Paul’s Perspective – Part I

Hope you enjoy chewing on this!

[Both this post and the one after it (Part II) are from the book: The Letter Writer: Paul’s Background and Torah Perspective by Tim Hegg; First Fruits of Zion; 2002]

“But this message of the Gospel which centered upon the exercise of faith in Messiah in no way diminished nor negated the Torah.  To Paul’s antagonists, the position that a Gentile could become a covenant member without being circumcised sounded as though the Torah had been ignored.  In reality Paul was restoring the Torah’s message of salvation by faith.  He understood that a Gentile who thought he could actually gain right standing with God through becoming a proselyte was trusting in something that could never actually save him.  He may feel content in his new social status as a “Jew,” but before the bar of God’s justice he was still counted as unrighteous.

“Paul realized, then, that he would need to take a very hard-line approach toward Gentiles who were being persuaded that becoming a proselyte gained them salvation.  In their ill-founded confidence, such Gentiles were doomed.  Thus, denying a Gentile the ritual of a proselyte (circumcision) [as it was called in shorthand and thus seen as such in the New Testament – my addition] must be read in this context, and not as a negation of Torah.  Paul needed to teach the Gentiles that the first step in their conversion was one of genuine faith in Messiah.  Only after they understood that their righteousness was reckoned to them and not earned were they in a position to appreciate both the value and necessity of Torah-obedience.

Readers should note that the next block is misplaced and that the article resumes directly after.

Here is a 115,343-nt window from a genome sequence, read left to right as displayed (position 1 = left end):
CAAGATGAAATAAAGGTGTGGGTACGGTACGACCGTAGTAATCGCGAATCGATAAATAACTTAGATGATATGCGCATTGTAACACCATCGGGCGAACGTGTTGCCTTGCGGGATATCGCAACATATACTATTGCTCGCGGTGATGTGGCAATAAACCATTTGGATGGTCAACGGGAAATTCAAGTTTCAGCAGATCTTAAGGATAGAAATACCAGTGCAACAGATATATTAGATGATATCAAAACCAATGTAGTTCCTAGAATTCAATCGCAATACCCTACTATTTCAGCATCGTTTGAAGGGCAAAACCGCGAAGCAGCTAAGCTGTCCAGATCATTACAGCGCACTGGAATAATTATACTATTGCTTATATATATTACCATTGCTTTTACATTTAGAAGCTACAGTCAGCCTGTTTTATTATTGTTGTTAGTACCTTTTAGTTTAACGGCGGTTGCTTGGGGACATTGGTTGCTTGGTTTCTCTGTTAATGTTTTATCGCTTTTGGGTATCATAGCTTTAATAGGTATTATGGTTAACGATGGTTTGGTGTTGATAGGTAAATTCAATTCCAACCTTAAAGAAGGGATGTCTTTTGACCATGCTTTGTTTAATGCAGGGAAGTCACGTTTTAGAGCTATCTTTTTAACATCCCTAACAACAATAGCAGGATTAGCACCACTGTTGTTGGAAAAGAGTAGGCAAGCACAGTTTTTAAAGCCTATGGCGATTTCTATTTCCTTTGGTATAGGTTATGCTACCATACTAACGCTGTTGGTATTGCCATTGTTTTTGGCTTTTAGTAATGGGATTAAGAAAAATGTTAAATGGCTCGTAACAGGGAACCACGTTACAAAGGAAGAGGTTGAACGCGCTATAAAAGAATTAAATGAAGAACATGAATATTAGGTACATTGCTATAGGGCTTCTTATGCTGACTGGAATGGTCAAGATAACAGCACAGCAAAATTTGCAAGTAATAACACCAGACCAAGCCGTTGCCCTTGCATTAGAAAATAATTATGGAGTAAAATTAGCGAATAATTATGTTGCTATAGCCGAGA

“Once again, Abraham becomes the example, for his faith was evidenced by his obedience.  God’s sovereign choosing had brought Abraham to the covenant, and his faith in God had sealed his membership in it.  But as a chosen covenant member, Abraham obeyed God and circumcised both himself and all the males of his household.[1]  For Paul the order of events was crucial: faith comes first (gaining the status of covenant member), then obedience to God’s commandments (living as a covenant member).

“This order was no doubt emphasized in Paul’s mind by the arrangement of the covenants as well.[2]  The Abrahamic covenant precedes the Mosaic covenant.  But what is the significance of this order?  For Paul it was that justification, i.e., right standing before God (emphasized in the Abrahamic covenant and the faith it requires) comes before sanctification, i.e., being set apart unto God in one’s actions (the emphasis of the Mosaic covenant with its required obedience).  Redemption (the exodus from Egypt) comes first and then Torah (standing at Sinai).

“To suggest that the ritual of circumcision is the gateway to right standing with God is to teach that Sinai (submission to Torah) precedes the exodus, or that the Mosaic covenant comes before God’s promise to Abraham.  It reverses the biblical order and is contrary to Torah.  This was crucial for Paul.  The gospel he preached was the same gospel given to Abraham,[3] a gospel which first centers upon the blessing in Messiah (appropriated through faith) and then effects radical changes in one’s life (accomplished through obedience).” (pgs. 111 – 113)

[1] Genesis 17:23-27 [footnote 229 in book]

[2] Note Galatians 3:17 [footnote 230 in book]

[3] Galatians 3:8 [footnote 231 in book]

Published in: on 7 PMpTue, 14 Jun 2011 19:43:16 -040043Tuesday 2016 at 7:43 pm  Leave a Comment  

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